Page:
Blog AnalysisPolice Terrorism

Faced with terrorism, the European response is too slow (analysis)

The minute of silence in the European institutions after the Paris attacks of November 13 (Credit: CUE)
The minute of silence in the European institutions after the Paris attacks of November 13 (Credit: CUE)

(B2) The events throughout 2015 in Paris, Copenhagen, Sousse and Bamako - and in March in Brussels - reflected a certain difficulty in European institutions in understanding crises and responding to them quickly. However, the threat was known and identified. But it took several rounds of attacks to lead to both awareness and practical action (part 1). Both structural (part 2) and cyclical (part 3) causes explain this delay. It was only after the Paris attacks of November 13 that the European reaction was more adapted (part 4). – NB: an analysis note produced for a collective work Daesh and the terrorist threat: from the Middle East to Europe (FEPS)

  1. A known threat if not identified

Repeated warnings

For several months, even several years, there has been no shortage of warnings, particularly on the risk of foreign or European fighters, launched by the intelligence services, relayed regularly by the European Coordinator of the fight against terrorism, Gilles de Kerchove. Several ministers (Belgian, Dutch, French in particular) had also sounded the alarm. The list of measures to be taken was fairly well known and defined. But awareness has been very slow at European level. Political attention was focused elsewhere: the eurozone crisis, European elections, then the migrant and refugee crisis, the border crisis and the political crisis. It took more than one attack to provoke a reaction.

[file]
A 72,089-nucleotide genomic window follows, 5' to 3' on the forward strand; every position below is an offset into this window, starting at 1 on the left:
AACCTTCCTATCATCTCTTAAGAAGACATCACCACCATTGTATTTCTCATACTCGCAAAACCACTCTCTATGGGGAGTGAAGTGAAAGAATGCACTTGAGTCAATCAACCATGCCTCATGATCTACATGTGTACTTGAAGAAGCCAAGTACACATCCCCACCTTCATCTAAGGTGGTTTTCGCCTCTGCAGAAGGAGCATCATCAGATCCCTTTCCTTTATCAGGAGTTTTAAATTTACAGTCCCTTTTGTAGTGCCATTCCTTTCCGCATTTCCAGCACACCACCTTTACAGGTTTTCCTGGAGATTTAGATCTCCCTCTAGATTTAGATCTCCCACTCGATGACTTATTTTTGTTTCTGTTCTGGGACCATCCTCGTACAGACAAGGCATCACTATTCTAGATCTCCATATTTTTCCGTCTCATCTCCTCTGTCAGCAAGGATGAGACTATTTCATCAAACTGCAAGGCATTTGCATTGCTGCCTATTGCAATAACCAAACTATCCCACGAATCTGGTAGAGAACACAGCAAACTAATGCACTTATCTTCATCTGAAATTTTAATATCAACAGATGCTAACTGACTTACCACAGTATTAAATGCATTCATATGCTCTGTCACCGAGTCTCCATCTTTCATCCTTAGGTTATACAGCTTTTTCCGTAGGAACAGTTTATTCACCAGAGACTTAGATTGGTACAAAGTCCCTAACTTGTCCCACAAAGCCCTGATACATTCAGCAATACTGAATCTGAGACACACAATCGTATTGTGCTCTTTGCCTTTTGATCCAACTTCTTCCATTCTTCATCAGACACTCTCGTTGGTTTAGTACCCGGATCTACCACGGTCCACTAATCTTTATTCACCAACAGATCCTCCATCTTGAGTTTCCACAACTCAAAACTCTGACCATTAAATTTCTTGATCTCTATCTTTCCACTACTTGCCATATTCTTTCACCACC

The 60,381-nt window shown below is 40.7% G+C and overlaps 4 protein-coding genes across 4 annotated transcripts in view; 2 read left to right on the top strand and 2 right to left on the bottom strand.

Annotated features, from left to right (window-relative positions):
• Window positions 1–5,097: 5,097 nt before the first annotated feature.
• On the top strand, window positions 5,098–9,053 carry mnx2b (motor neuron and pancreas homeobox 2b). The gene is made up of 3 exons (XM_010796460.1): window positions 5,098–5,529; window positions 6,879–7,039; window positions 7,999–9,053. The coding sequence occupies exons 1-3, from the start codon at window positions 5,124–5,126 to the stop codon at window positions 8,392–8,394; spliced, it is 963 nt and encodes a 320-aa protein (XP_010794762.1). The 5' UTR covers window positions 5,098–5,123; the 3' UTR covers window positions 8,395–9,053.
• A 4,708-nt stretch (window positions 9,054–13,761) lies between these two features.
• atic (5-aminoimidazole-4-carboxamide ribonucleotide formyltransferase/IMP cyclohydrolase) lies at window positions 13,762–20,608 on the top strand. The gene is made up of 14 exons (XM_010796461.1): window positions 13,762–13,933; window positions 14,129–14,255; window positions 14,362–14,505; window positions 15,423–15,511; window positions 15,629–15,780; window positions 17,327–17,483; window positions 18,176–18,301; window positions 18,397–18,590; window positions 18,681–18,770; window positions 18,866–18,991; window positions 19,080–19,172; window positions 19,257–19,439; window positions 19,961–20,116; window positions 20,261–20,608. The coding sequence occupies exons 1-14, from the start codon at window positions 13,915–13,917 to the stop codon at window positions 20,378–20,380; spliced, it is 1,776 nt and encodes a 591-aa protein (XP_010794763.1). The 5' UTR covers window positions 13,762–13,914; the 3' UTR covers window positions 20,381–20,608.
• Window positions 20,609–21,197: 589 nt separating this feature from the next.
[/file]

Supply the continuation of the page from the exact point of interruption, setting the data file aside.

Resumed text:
An alert, a warning shot, an electric shock

The first alert came in May 2014, with the attack at the Jewish museum in Brussels. Without provoking big reactions. Europe then turned in on itself, the holding of European elections, the establishment of new management in the various institutions, the critical management of the Euro Zone... explain this atony, doubled by the toll (4 deaths ) which seems unimportant. The attacks in Paris and Copenhagen at the beginning of 2015 were therefore a real shock, a warning shot. After the first reactions, which were a little disjointed, several decisions were made. But they are more about intention. Here again, Europeans' attention is lost... The refugee and migrant crisis, drownings in the Mediterranean, the forced crossing of borders are forcing Europe to focus its gaze elsewhere. The attack in Paris at the Bataclan and surrounding areas, in November 2015, will then sound like a new brutal awakening, a feeling of obligation to action. The measurements then accelerate more quickly…

  1. The structural causes of a lack of rapid reaction

First element: terrorism is, above all, a state prerogative.

It is an obvious element. Terrorism is not part of Community competence. At least that is the argument often used to justify a certain European paralysis. In fact, the presupposition is not entirely correct. The EU Treaty, revisited in Lisbon, even provides for a number of powers and instruments. Lread our sheet: EU competences in the fight against terrorism

Second element, more real: the European economic crisis

The economic crisis has inevitably led to a withdrawal into oneself, a reduction in national means. And, contrary to the forecasts of some observers, lower budgets do not lead to better cooperation, the logic of "I pool if I have less" results rather in the opposite effect "the less I have, the less I can and I want to share”. This translates in particular into a drop in the resources (financial, human) allocated to intelligence.

Third element, a little taboo: the slowing down of the community machine